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It is not uncommon to hear China cast as a villain in the story of climate change. That nation is the world’s No. 2 emitter of greenhouse gasses and is on track eventually to pass the United States as No. 1. What’s more, China is exempt from the greenhouse gas emissions reductions of the Kyoto Protocol on climate change, a fact cited by critics as a key problem with the agreement.
But some observers think China is mending its ways. In fact, some say China is moving more aggressively on energy efficiency and other green technologies than the United States. One example: a goal to cut in half energy used by buildings.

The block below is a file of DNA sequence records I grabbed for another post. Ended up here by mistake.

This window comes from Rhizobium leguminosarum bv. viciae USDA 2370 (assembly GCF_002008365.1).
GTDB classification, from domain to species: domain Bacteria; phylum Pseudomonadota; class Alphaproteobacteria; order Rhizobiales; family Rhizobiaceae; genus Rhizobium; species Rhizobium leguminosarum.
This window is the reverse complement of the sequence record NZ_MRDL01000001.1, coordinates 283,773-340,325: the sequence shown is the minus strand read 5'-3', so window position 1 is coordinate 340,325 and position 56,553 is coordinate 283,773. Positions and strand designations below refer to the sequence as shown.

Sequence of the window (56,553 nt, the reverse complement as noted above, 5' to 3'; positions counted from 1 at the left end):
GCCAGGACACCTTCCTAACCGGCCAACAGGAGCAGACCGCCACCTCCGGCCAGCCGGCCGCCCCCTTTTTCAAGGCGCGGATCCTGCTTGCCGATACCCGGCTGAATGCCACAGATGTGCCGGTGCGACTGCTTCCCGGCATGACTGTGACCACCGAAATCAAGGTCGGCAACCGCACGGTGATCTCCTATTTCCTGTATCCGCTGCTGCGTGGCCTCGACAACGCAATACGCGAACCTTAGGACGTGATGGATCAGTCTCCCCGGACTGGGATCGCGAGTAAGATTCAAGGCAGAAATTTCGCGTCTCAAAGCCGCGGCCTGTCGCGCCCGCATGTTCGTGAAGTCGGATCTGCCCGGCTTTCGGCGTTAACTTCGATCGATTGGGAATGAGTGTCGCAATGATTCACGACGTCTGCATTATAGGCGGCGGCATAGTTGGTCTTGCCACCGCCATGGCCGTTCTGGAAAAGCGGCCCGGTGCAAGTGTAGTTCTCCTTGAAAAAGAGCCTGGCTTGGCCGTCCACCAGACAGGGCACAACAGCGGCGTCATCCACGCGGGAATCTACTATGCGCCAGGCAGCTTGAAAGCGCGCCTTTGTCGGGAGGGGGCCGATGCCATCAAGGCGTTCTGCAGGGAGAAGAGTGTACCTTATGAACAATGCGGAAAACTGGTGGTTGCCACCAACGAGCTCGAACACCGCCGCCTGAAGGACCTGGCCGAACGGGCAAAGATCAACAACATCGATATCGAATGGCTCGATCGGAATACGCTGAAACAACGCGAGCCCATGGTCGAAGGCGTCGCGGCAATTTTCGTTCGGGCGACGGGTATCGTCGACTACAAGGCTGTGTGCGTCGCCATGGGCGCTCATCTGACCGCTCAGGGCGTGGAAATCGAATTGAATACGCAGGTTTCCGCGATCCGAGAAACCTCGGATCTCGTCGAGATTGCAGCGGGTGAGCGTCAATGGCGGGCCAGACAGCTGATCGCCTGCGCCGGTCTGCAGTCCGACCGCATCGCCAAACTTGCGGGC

Thomas L. Friedman, a foreign affairs columnist for the New York Times, thinks the United States may be importing green technology from China within a decade. He recently noted China plans sharp cuts in energy use per unit of gross domestic product by 2010.
What might this mean for facility executives in the United States? If China can make progress on its greenhouse gas emissions, that would be one more reason for the United States to start making its own cuts in emissions, especially carbon dioxide. It’s also one more justification for believing energy efficiency will be an increasing priority for facility executives in years to come.
A quick plug for a program you might be interested in: The Web-based Master Facility Executive Certificate series, developed by Building Operating Management and BOMI Institute, gets under way Jan. 24.